Laughing Boy, is a Navaho from a remote part of the reservation, while Slim Girl was raised by whites in a town and lives as a white man's mistress. They meet at a pow-wow and marry, in ... See full summary »
Laughing Boy, is a Navaho from a remote part of the reservation, while Slim Girl was raised by whites in a town and lives as a white man's mistress. They meet at a pow-wow and marry, in spite of the disapproval of Laughing Boy's family. Slim Girl tries to be a good Indian wife, but is tempted to fall back on her old ways. The novel won the Pulitzer Prize for 1929. Written by
Robert Tonsing <email@example.com>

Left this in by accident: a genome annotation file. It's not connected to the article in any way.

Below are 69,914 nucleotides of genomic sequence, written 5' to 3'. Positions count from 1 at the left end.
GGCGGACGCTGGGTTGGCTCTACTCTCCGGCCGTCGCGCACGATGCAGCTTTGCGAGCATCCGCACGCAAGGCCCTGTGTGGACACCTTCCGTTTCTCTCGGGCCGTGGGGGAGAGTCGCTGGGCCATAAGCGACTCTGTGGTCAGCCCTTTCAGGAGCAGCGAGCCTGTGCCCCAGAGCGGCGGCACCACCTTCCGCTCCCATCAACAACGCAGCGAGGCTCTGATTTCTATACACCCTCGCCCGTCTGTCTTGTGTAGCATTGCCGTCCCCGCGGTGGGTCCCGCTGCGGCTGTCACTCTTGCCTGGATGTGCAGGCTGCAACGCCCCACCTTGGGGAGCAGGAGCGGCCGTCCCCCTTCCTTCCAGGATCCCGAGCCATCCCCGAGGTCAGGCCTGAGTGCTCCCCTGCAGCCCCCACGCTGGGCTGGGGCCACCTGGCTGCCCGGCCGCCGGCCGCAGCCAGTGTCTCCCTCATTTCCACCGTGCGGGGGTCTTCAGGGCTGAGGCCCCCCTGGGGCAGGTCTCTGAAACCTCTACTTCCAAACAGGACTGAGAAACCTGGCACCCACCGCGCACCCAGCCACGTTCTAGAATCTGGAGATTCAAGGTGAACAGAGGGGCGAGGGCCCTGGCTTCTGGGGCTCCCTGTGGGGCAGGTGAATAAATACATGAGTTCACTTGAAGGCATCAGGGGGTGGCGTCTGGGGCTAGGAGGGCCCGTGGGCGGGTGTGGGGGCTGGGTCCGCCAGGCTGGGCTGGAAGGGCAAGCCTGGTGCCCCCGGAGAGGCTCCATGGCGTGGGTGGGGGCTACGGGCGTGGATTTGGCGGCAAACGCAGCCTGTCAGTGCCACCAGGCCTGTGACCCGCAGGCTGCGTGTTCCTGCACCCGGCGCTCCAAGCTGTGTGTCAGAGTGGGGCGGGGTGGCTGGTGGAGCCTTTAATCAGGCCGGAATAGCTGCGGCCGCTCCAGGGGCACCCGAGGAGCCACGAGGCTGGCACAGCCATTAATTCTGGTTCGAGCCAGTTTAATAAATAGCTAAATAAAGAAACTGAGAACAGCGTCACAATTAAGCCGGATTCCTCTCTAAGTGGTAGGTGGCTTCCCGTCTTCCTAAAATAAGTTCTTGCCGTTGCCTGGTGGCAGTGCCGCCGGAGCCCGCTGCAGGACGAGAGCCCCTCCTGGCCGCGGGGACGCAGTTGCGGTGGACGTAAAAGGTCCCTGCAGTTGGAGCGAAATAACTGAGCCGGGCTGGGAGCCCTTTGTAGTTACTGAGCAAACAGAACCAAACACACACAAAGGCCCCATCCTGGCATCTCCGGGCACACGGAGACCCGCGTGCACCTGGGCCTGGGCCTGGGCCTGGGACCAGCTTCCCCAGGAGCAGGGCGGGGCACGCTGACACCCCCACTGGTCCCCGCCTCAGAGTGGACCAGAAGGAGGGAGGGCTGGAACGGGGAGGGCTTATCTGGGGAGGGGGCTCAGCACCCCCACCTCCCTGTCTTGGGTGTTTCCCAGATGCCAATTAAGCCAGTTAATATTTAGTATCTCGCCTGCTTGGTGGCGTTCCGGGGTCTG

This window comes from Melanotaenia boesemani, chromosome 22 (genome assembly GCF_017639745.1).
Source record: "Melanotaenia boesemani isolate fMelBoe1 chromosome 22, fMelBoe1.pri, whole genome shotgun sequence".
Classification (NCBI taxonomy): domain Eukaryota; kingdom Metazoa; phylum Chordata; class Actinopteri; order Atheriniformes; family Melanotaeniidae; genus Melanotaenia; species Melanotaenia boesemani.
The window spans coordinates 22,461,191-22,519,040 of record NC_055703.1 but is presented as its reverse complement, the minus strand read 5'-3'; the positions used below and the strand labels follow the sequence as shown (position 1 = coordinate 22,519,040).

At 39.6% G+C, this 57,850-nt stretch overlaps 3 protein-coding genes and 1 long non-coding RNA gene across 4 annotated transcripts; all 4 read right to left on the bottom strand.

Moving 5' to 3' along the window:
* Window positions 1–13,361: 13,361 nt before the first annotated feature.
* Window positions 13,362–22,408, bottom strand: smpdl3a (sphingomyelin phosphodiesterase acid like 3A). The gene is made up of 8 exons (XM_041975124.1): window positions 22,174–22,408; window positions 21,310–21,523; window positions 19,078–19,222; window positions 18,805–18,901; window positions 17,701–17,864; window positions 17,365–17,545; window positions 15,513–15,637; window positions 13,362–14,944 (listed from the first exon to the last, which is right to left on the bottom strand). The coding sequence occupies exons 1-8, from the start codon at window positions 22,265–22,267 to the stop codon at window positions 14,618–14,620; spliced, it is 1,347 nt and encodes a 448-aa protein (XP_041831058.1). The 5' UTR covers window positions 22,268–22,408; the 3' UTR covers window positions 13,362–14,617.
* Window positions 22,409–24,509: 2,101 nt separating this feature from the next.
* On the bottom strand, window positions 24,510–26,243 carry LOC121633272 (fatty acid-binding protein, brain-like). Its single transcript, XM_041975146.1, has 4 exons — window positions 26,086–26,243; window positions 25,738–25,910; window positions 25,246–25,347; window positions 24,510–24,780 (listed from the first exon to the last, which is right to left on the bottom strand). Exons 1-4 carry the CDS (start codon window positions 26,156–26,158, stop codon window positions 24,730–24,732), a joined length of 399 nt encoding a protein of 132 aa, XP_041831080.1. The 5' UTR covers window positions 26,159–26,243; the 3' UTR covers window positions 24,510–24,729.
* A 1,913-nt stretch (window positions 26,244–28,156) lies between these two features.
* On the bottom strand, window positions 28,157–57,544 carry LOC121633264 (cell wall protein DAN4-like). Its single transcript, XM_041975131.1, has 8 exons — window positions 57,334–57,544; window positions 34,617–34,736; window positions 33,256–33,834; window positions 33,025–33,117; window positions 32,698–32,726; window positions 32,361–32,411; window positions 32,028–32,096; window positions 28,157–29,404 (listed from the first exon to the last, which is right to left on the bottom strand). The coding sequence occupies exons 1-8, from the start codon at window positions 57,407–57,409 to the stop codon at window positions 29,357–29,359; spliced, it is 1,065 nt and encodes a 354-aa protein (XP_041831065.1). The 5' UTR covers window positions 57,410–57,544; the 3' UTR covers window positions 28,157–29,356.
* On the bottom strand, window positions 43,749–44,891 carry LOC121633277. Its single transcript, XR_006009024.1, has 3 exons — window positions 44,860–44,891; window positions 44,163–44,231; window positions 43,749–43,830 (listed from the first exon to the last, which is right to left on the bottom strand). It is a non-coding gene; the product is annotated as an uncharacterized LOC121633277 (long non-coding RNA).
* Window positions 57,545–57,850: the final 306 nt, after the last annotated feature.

I finished watching the film last night. It's REALLY interesting. The original novel by Oliver LaFarge won the Pulitzer Prize in 1929. He was a Harvard anthropologist who made several trips to Arizona to study the Navajos and actually learned their language and was one of the ones who created a system of writing it. The film is very interesting -- taking place in the 1910s, it's about a young girl (Slim Girl) who has left the tribe and become the kept woman of a white rancher in town. She fall is in love with Laughing Boy -- a traditional Navajo cattle herder who marries her. She doesn't fit in with Indian tradition and the "white man" treats her like a prostitute -- she's been raised in White-run Indian schools so she's torn between two culture and demeaned by both. The film definitely has a pre-Hays code sensibility because there's some premarital sex, adultery, alcohol abuse, miscegenation, a kept woman -- the film is more a study of Slim Girl than of Laughing Boy. It's really quite amazing that MGM ever made this film! The unfortunate aspect of it is the acting and casting of Ramon Novarro and Lupe Velez. The two Latin spitfires are just all wrong for the characters although Novarro is very sweet in the role.
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